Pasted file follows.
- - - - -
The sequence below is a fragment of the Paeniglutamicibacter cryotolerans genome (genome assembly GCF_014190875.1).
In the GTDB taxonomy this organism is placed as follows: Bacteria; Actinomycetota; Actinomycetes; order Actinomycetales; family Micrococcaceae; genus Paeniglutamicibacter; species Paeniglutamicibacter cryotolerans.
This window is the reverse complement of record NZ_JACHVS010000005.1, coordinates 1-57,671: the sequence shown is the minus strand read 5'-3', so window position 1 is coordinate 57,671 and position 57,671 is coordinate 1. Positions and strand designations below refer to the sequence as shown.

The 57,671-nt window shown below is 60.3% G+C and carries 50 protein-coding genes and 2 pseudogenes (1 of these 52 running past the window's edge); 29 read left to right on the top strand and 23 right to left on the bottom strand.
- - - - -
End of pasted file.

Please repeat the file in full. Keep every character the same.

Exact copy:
The sequence below is a fragment of the Paeniglutamicibacter cryotolerans genome (genome assembly GCF_014190875.1).
In the GTDB taxonomy this organism is placed as follows: Bacteria; Actinomycetota; Actinomycetes; order Actinomycetales; family Micrococcaceae; genus Paeniglutamicibacter; species Paeniglutamicibacter cryotolerans.
This window is the reverse complement of record NZ_JACHVS010000005.1, coordinates 1-57,671: the sequence shown is the minus strand read 5'-3', so window position 1 is coordinate 57,671 and position 57,671 is coordinate 1. Positions and strand designations below refer to the sequence as shown.

The 57,671-nt window shown below is 60.3% G+C and carries 50 protein-coding genes and 2 pseudogenes (1 of these 52 running past the window's edge); 29 read left to right on the top strand and 23 right to left on the bottom strand.